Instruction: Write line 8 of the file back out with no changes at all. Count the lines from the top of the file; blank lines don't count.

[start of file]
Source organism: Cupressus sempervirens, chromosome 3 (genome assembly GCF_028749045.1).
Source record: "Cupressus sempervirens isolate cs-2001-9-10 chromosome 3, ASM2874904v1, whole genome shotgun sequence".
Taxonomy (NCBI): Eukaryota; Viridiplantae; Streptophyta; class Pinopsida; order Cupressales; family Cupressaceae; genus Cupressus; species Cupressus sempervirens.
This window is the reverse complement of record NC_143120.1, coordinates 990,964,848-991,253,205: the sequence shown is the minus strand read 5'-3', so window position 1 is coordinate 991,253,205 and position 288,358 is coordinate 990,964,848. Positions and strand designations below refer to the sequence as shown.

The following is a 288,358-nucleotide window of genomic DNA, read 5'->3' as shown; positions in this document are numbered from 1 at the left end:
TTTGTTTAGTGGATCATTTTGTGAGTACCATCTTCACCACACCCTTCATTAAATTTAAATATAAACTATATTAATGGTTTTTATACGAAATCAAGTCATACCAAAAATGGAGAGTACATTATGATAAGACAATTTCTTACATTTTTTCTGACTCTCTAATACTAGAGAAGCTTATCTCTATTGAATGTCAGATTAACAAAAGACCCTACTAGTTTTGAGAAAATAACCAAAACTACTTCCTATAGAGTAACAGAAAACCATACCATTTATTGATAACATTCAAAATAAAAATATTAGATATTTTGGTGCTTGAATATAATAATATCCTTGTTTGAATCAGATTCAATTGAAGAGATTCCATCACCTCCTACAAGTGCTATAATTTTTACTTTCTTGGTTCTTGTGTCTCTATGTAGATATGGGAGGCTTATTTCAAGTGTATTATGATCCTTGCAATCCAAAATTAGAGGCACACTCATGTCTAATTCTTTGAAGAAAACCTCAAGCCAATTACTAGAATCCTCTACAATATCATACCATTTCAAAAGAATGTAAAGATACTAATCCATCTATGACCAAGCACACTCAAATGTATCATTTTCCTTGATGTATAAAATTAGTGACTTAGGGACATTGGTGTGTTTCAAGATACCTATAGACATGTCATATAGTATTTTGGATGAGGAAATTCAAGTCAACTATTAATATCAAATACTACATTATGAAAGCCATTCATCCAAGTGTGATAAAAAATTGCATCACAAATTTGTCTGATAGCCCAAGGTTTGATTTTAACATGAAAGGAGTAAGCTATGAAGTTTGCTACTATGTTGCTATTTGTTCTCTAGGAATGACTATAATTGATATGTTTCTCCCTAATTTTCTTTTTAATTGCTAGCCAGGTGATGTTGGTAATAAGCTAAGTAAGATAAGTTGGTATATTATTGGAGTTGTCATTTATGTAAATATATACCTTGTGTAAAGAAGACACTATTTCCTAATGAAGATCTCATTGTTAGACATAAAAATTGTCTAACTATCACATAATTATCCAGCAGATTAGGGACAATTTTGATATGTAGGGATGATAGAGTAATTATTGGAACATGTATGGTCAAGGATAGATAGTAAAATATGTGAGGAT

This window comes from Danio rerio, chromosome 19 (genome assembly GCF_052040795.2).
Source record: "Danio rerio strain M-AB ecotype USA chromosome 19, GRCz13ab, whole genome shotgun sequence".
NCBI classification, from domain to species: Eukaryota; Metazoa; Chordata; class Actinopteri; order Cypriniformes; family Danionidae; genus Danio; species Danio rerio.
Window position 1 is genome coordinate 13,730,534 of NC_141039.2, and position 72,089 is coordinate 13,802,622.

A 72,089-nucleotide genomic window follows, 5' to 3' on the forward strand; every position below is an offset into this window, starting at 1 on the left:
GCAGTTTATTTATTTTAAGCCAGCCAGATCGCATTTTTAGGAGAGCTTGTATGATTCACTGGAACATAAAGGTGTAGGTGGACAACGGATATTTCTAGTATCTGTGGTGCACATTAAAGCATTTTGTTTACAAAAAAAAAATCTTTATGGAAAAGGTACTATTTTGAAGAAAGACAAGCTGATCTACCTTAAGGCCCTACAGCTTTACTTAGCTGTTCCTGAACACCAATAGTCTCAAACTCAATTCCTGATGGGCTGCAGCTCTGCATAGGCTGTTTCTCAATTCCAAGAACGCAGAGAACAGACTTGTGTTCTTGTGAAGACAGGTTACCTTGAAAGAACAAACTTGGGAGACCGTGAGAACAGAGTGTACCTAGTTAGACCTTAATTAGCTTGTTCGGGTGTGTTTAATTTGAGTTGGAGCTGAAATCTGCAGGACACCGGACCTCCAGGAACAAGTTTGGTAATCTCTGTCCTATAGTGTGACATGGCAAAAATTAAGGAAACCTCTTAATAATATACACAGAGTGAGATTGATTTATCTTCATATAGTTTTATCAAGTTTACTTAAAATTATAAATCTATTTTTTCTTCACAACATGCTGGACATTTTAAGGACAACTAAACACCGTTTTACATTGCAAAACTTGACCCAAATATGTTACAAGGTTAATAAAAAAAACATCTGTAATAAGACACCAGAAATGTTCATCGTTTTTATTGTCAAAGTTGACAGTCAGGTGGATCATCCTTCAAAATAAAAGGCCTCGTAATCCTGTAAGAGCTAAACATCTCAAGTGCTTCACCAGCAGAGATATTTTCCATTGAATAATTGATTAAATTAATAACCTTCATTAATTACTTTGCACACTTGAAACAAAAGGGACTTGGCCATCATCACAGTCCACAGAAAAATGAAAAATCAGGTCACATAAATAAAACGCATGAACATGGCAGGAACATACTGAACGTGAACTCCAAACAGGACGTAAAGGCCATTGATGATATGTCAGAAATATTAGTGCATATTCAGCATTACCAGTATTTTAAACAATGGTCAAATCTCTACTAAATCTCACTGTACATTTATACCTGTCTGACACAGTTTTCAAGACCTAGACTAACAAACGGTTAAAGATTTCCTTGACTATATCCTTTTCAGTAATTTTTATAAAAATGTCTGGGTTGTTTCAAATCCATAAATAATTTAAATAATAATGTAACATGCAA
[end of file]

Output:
Source record: "Danio rerio strain M-AB ecotype USA chromosome 19, GRCz13ab, whole genome shotgun sequence".